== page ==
The following are excepts and short summaries of the talk "Things I Was Unprepared For As A Lead Developer", by Pascal De Vink, on the Coding Tech YouTube Channel. The talk is back from 2017, in the event, "WebCamp Zagreb".
The talk deals with the nuances of dealing with a software development team, the rapid changes in being a developer, and finding the
Lead Developer title, a mid way between management and as a senior developer. Pascal remarks about his mistake, what he wish he had kept in mind at the time of leading, how to financially manage assets, and how to deal with people are all very important to the new role, Pascal remarks, rather than just focusing on the code.
What are the developer paths?
The talk starts with showing Brandon Hays' slide, back from 2015 in RubyConf about "Hacking Your Career', and what choices new graduates have when they leave College or University.
Getting promoted to a new position of a Lead Dev at his company, there were a lot of ideas that the speaker had going into the role, about how to drive the project, what features to add in, what things to change, and what role to exactly lead. But as days go by, it simply turns out to not be the case.
Where the initial days were about leading the team forward into the future and into some sort of brand new identity, with hopes and innovative notions, the actual stages dealt with management roles, dealing with people, being sure how to map responsibilities, delegating, reaffirming, setting boundaries, and driving communication - so much so that coding seemed like 40% of the actual workload, and that being only with the code review sessions.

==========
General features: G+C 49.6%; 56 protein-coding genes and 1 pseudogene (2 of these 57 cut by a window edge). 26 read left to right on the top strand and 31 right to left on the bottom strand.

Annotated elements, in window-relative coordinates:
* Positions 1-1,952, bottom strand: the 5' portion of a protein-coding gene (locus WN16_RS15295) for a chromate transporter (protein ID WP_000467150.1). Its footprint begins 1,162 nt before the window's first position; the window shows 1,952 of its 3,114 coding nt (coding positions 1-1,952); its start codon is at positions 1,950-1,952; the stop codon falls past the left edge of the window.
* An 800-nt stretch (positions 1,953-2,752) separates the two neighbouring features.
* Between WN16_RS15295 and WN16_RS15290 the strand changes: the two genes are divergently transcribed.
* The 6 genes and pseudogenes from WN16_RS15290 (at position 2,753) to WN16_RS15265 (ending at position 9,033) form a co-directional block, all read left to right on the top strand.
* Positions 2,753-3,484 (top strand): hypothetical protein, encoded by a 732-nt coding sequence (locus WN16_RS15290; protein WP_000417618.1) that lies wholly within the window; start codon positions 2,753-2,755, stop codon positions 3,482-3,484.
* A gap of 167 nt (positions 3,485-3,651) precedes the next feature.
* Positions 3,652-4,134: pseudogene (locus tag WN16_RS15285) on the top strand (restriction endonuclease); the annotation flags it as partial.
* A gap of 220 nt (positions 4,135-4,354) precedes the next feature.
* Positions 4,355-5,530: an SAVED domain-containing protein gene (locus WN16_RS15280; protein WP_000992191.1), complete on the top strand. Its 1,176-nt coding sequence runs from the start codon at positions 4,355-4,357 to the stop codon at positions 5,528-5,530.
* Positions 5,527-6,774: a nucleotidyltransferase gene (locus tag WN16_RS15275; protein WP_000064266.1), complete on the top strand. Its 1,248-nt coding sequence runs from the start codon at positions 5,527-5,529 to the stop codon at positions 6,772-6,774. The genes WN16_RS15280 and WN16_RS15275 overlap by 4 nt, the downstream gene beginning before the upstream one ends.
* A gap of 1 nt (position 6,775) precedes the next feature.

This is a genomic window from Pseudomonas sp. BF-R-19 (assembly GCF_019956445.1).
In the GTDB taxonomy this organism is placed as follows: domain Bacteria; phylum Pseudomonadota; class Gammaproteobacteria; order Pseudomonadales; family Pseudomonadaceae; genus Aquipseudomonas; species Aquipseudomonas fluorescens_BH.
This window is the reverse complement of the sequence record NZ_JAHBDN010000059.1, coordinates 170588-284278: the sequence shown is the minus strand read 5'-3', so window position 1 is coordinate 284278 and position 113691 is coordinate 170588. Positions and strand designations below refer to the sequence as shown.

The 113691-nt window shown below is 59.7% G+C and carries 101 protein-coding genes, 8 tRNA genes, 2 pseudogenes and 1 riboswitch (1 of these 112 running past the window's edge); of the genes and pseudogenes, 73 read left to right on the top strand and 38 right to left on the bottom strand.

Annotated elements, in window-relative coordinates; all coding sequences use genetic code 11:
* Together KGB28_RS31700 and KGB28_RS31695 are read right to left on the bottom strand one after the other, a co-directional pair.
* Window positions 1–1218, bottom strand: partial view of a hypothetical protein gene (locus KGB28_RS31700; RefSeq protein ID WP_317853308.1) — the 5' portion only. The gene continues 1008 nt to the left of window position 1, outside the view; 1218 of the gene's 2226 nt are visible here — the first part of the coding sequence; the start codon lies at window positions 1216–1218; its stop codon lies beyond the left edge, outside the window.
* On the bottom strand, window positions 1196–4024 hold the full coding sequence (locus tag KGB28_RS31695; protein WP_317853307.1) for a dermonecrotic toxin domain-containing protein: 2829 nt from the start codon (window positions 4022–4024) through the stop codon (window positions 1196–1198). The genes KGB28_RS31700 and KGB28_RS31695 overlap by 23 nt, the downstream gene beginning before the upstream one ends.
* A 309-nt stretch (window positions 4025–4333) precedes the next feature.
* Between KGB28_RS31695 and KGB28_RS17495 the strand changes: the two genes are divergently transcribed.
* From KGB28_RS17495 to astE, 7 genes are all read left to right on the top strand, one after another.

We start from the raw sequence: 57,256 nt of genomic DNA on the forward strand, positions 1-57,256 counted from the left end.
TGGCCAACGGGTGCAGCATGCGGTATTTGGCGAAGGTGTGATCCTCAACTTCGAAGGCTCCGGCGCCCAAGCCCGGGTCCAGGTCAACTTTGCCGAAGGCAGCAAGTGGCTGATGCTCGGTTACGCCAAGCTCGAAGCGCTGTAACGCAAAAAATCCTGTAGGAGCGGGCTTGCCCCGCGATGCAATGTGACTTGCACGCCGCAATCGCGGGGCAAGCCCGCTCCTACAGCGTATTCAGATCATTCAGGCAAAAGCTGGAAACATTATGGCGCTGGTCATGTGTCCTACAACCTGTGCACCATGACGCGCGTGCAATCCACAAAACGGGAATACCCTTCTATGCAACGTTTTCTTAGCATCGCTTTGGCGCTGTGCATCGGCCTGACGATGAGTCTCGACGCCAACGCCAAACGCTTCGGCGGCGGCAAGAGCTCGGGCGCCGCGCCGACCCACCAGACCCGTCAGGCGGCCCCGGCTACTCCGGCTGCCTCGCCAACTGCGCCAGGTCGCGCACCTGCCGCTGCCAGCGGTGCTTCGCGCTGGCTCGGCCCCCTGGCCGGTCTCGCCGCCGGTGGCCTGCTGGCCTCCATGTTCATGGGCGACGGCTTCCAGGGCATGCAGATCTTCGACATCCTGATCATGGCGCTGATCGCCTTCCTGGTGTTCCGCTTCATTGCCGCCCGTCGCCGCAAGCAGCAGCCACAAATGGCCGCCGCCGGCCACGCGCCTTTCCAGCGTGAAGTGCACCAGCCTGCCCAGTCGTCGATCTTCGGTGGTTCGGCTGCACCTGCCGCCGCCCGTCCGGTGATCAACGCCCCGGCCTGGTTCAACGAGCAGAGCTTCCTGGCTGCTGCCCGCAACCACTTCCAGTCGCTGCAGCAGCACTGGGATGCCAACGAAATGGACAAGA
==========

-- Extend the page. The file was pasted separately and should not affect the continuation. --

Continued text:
Pascal recommends some things to listeners before they take on such a role to avoid mishaps, confusion, and to save lost time. He focuses on removing
distracting tasks that inhibit the project being forward, being a decision backed by many factors.
The key points
Communicating to the people you are working with about exactly what you expect the project to go towards, and they they expect back from you as output. Having a clear line of what the requirements and the work needed for that will be eases out tension and makes people agree to clear vision about the product being discussed.
Here, coding and working just doesn't mean being behind the computer screen all day, it can be mean pair programming, code reviews, refactoring, designing new solutions.
Keeping in mind what the key driving points are, and what slots to allocate for which task at which time of the day, and when to reschedule if needed. It can be about scheduling what will happen the next week, a month later, or what tasks need to be done today. All are essential for realizing what the needed work to be done is.
Say No More Often
Sometimes we just can't have everything. Saying
no does not exactly mean being rude, but rather trying to find a middle gap between what two groups of people may want to do, and finding a way with
Even though you may love to help, it's sometimes better to say